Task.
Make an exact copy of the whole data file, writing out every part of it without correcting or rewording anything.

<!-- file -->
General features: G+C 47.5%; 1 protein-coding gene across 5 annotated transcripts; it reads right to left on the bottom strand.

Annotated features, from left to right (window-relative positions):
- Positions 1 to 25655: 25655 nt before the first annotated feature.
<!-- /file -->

General features: G+C 47.5%; 1 protein-coding gene across 5 annotated transcripts; it reads right to left on the bottom strand.

Annotated features, from left to right (window-relative positions):
- Positions 1 to 25655: 25655 nt before the first annotated feature.